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2020.05.06

No Profit for Doujin? We Don’t “Sell”

No Matter How Much You Buy, You Aren’t a “Customer”

 

Have you ever purchased a doujinshi magazine? You must have been pretty excited about it. There’s something really cool about buying fan-made manga, isn’t there?

 

But what if we told you you didn’t actually “buy” that doujinshi? Doujin are individuals or groups of individuals who hold similar beliefs, and to become a member of a doujin club, you have to share their feelings, and their message should resonate with you. So by buying their doujinshi, you’re joining their club. In other words, there’s no buyer/seller or producer/consumer relationship, only a fellowship of interests! 

 

In short, what most doujin groups carry at doujin selling fairs is not a “product for sale”; it’s simply something to be circulated. Of course, they are products, and Comiket and other doujin conventions are known as selling fairs, so it feels a bit like a contradiction. But you should never go to Comiket thinking you are a customer going to a shop. You are merely a participant at the convention. 

 

Here’s why: doujin want to circulate their works to as many people as possible in the hopes of reaching everyone with their beliefs and ideas. They only charge a small amount of money to cover the fee needed for publication or production. In Japanese, they use the word “頒布 (hanpu)” to describe this action, which means “to circulate” or “to distribute”. They also have the word “配布 (haifu)” to refer to distribution, but these two words are different. They use “hanpu” (“to circulate”) because they don’t want to one-sidedly distribute their works like someone standing on the sidewalk handing out flyers. Instead, they want to establish a two-way connection between the participants through their work.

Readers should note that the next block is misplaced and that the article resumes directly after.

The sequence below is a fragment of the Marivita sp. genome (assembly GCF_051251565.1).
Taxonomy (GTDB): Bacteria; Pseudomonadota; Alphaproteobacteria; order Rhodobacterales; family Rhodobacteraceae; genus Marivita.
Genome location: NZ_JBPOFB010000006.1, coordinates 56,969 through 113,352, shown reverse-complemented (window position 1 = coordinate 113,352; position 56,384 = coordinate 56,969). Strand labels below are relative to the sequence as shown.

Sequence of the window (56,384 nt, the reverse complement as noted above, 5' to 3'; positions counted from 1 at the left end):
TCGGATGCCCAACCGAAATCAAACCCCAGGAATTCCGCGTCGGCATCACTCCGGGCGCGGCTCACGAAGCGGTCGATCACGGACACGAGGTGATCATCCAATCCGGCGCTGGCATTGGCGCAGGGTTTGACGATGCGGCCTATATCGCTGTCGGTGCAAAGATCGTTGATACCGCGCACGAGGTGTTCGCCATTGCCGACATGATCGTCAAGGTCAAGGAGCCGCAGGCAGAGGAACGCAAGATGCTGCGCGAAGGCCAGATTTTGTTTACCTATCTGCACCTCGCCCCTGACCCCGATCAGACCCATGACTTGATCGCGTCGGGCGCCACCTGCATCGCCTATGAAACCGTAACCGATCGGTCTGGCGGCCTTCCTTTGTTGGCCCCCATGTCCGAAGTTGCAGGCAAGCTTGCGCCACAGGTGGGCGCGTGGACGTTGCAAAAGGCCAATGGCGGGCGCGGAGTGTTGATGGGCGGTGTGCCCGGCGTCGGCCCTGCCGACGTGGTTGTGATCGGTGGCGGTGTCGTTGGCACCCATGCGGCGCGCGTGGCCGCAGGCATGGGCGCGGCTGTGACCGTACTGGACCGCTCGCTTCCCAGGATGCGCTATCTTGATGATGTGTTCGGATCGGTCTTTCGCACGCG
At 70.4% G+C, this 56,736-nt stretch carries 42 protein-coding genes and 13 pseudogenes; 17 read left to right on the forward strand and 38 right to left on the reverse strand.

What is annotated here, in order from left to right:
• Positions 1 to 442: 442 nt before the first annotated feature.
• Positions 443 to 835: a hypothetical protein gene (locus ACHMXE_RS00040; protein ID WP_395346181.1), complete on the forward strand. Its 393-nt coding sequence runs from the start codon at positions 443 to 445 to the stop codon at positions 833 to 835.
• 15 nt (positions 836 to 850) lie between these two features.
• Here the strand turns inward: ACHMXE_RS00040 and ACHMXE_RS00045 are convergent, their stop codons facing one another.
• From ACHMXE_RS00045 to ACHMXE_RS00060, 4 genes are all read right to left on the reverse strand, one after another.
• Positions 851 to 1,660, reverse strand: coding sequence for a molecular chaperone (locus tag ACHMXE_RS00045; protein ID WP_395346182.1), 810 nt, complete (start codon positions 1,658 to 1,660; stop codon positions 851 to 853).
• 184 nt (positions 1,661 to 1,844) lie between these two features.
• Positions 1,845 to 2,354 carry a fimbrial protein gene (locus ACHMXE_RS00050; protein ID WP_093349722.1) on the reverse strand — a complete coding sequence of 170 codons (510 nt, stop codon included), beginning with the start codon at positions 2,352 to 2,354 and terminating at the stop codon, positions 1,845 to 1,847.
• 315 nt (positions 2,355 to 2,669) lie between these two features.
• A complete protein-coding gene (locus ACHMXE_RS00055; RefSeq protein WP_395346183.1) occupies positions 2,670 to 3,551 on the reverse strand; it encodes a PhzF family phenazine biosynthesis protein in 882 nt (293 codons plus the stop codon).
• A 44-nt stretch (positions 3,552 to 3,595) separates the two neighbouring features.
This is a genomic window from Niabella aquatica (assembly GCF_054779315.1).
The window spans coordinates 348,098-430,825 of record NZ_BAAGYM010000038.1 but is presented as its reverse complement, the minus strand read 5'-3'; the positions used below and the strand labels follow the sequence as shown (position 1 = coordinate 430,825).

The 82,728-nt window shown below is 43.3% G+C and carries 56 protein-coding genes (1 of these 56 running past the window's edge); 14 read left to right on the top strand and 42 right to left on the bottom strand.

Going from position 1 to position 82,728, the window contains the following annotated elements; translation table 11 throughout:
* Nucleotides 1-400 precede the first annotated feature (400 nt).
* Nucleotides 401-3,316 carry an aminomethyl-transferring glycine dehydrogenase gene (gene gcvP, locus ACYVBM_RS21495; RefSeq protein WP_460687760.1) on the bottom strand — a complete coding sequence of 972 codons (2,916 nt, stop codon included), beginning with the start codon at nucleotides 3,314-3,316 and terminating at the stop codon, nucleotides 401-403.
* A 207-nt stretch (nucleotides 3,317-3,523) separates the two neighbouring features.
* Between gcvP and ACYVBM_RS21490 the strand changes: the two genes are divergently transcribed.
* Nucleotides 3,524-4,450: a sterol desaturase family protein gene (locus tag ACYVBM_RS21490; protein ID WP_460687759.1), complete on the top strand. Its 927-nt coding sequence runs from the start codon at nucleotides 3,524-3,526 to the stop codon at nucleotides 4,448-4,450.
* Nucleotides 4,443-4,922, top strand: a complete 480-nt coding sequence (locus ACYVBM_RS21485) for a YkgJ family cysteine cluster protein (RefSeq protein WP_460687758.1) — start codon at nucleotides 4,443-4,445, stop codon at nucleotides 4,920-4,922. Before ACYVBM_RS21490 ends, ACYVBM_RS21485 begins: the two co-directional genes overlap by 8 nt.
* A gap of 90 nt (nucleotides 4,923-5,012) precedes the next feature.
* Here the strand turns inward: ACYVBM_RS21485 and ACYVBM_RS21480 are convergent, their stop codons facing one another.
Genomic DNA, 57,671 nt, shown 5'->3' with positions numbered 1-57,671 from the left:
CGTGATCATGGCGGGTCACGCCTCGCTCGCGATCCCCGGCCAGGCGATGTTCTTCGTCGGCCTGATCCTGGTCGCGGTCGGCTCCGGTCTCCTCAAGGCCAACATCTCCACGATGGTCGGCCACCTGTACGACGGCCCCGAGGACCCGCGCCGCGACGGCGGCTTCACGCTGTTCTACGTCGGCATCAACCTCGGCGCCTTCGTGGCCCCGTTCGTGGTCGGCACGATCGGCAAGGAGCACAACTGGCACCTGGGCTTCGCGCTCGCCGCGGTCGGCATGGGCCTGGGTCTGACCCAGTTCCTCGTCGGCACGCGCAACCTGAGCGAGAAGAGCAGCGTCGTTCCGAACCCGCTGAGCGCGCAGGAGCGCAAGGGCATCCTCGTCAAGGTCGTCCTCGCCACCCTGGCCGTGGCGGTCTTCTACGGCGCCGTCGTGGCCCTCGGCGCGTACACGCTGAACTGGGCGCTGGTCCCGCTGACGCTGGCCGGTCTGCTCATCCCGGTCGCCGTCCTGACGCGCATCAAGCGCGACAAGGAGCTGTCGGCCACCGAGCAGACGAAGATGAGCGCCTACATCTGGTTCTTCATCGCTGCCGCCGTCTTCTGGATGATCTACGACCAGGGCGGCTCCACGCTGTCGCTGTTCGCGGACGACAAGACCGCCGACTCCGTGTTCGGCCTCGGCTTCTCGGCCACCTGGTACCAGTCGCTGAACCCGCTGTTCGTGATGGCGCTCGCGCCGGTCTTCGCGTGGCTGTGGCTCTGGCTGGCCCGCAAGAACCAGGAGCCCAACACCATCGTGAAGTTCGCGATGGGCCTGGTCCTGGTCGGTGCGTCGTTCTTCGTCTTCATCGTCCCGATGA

So doujinshi are not being “sold” (販売) or “distributed” (配布), they’re being “circulated” (頒布) for everyone’s consumption. For reference, the word “hanpu” is also used to refer to the sale of charms and stamps at shrines. Though shrines ask for money for those items, they aren’t doing it to make a profit. Those earnings are used to make offerings to the gods and to support other shrine activities. 

 

Legally speaking, Comiket and other selling fairs are a commercial event, but they’re meant to be enjoyed by everyone, from general participants to the doujin clubs whose works are available for “sale”. Doujin don’t work to sell their productions for profit; they only want to circulate their ideas and beliefs. Even so, in the eyes of the law, any activities that involve the exchange of money are commercial activities, so doujin “sellers” do have to keep that in mind. 

 

We’ve also heard that lately there are more and more doujin who are selling their doujinshi or CDs for a profit, since it’s become easier and cheaper to make them. But if this continues and doujin start seriously trying to make money, then doujin culture will degrade into amateur sales promotions and be on its way to extinction. Since that will make the events unpleasant for all the participants, we hope people will stop that sooner rather than later. 

 

Writer

Shiro Sato

Translator

Dale Roll


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